AS: As a supplier, you’ve made it clear that you want to help the customers. What can customers do to make this work better?
SS: One of the issues we have is that computers can be locked and they have different kinds of protection. We are very happy to provide technical support, but customers need to make sure that we have access to the computers — especially if we are visiting you on site or someone is getting up at three o’clock in the morning.
One more thing. When you are buying, it helps to be completely open with your supplier. Let them know what you are expecting, and what kind of budget you have. I know I can provide the best possible service when I know what my customers are expecting, and the budget they are working with. A good supplier will be able to build a nice package that fits in with any budget.
AS: Are there any warning signs that tell a school that it might be time to change their supplier?
SS: I think the most important thing is if they sold you materials and there wasn’t a follow-up. Then, if you’ve got any technical issues and you’re not getting a reply right away, that’s another sign that something is wrong. And of course if they are trying to sell you something that you don’t need because that’s the only material that they have, that’s number three.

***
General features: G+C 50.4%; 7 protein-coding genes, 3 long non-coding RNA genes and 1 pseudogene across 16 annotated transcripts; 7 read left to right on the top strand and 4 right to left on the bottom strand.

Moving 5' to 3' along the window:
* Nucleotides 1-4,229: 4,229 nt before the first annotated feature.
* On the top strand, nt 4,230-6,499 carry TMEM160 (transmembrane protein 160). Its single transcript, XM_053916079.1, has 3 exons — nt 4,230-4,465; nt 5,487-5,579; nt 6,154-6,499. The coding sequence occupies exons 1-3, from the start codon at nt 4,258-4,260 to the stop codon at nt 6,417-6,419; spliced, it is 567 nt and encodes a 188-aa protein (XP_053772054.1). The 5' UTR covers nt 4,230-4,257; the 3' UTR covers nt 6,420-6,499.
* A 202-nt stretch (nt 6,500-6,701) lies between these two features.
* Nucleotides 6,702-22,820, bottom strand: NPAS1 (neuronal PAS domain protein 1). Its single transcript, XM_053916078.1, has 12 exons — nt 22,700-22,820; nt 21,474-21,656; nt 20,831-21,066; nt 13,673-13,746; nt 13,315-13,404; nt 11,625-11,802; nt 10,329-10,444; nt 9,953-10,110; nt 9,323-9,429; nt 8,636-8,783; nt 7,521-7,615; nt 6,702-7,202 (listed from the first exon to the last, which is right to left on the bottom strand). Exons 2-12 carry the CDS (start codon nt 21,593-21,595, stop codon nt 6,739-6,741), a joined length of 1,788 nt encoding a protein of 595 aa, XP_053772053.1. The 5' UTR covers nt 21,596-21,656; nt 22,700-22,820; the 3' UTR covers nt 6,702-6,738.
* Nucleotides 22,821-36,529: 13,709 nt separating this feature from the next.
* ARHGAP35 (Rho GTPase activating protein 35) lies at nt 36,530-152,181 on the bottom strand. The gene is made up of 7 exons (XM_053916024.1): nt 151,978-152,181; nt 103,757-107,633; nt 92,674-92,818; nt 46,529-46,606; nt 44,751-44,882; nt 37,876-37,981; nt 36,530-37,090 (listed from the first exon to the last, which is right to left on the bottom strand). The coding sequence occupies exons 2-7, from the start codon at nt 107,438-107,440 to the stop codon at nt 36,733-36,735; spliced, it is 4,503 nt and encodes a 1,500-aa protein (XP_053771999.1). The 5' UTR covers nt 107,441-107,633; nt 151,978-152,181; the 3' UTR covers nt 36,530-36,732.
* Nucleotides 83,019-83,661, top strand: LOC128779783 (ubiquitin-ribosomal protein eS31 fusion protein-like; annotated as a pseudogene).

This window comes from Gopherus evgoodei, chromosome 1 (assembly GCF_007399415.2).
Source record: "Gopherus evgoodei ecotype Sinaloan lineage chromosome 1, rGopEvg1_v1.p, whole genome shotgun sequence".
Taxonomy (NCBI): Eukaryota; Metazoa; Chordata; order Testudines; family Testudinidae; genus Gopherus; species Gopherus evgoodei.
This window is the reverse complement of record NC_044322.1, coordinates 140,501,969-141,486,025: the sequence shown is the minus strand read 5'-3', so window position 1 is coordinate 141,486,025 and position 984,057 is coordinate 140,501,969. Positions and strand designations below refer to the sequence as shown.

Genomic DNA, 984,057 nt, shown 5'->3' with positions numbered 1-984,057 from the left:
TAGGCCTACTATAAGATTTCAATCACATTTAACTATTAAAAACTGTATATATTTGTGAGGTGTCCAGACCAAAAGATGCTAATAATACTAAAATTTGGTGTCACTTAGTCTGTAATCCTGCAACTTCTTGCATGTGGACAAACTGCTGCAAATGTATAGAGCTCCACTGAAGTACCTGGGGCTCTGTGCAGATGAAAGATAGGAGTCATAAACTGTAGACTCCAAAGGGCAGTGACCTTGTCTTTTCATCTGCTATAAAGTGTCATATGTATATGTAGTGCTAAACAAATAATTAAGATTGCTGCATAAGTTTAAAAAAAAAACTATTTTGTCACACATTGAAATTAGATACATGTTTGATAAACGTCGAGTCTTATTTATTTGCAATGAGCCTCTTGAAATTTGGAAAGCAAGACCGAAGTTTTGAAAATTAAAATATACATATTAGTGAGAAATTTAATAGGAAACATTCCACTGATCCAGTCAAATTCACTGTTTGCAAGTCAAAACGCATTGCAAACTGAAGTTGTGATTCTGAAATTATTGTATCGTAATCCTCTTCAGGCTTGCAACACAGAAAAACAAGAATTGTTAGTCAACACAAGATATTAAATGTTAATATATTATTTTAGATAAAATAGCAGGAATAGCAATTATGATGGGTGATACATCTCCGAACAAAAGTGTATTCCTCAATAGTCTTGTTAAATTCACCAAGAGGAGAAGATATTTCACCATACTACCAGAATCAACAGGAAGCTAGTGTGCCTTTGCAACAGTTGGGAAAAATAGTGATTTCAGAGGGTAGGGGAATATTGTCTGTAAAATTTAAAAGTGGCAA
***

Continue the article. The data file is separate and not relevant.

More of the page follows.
AS: NAS Software has been selling software for more than 20 years. That’s a long time in this industry. What has made your company so successful?
SS: I think two things. Firstly, it’s so important to make sure that the customers are getting the most out of the software they have bought. That’s why we continue to support them, no matter how long ago they purchased it. We won’t nickle and dime the customer like some companies who stop their support after a year. The number two is having the right material, and that means knowing the needs of the different groups in the market, and making sure you have the right software for what they need. And of course to enjoy what you are doing — and I love talking to my customers.
You can visit NAS Software’s website here.